Recognising that the great challenges of the future will be solved by today’s students, the NSW Department of Education has teamed up with Google for Education for three-day event that gave school children the chance to brainstorm ideas with a panel of leading futurists and thought leaders.
The Game Changer Challenge, which pits students against nation’s leading thinkers on technology, involves 18 primary and secondary school teams – including a team from the Children’s Hospital School at Randwick – all tasked with designing a solution to the question: ‘How might we humanise technology?’
The Q&A panel included Google Australia managing director Melanie Silva, University of Technology Sydney (UTS) Professors Toby Walsh and Mary-Anne Williams, ethicist Dr Matt Beard, entrepreneur Jillian Kilby and Microsoft national technology officer Lee Hickin.
Below, The Educator speaks to Google’s head of education Australia and New Zealand Suan Yeo about the Challenge and how Google is equipping leaders, teachers and students with the tools to make learning more engaging.
TE: How did this exciting collaboration with the NSW Department of Education originate?
SY: Google for Education provides G Suite for Education and Chromebooks to hundreds of public schools across New South Wales, and we’ve been working closely with the NSW Department of Education for several years now to provide technology to help transform learning and support educators. Google for Education is proud to continue our partnership with the NSW Department of Education through the Game Changer Challenge as we continue to expand what, where and how students learn so that everyone has access to the quality education they deserve.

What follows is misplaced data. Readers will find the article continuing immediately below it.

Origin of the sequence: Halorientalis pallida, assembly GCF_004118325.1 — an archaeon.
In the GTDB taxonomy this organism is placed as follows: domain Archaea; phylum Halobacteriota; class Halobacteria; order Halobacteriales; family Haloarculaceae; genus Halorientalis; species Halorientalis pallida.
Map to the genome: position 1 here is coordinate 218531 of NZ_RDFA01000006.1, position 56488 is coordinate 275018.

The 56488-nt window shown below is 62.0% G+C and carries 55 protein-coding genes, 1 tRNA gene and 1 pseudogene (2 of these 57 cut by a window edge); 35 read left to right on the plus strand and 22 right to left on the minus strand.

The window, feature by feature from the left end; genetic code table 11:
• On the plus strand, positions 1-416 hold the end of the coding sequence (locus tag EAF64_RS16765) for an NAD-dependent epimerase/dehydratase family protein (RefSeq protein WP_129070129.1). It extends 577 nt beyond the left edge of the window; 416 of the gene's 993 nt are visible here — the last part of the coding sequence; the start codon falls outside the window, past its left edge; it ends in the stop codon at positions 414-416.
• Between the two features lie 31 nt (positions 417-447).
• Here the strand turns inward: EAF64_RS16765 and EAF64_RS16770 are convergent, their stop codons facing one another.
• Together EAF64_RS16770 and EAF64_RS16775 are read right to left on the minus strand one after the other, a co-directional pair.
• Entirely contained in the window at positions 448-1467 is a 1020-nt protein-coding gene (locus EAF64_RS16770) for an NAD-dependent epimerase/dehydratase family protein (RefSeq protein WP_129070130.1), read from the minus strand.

TE: In your view, what are some of the most powerful benefits of the Game Changer Challenge to NSW schools?
SY: The Game Changer Challenge gives students ownership of their learning in a collaborative and diverse way that is authentic and experiential. The Challenge will help participating students develop key skills that are needed in the future workforce including problem solving, team work, communication skills, critical thinking and creativity.
TE: Looking into the year ahead, in what ways will Google help Australian K-12 school leaders build on their capacity to deliver improved teaching and learning outcomes?
SY: As part of the 2019 Game Changer Challenge, we will work with the NSW Department of Education to deliver an in-depth training program for the 18 teacher champions. This is part of our commitment towards building capacity within the public school system. We’ll also continue to support Australian educators, helping them understand how to better use Google for Education technology to inspire more engaging learning through a series of programs. This includes Get Started with Google for Education workshops, which culminates in an online cohort that leads to certification. I also want to call out that we have been offering free online training via the Google for Education Teacher centre as well as putting on the Education on Tour roadshow program which will help schools better understand how Chromebooks and G Suite for Education can enhance teaching and learning while making IT simple for students and educators. Finally, we’ll also be participating in a series of Grow with Google workshops across Australia, which is a free training series to help educators learn how to use digital tools in their classrooms.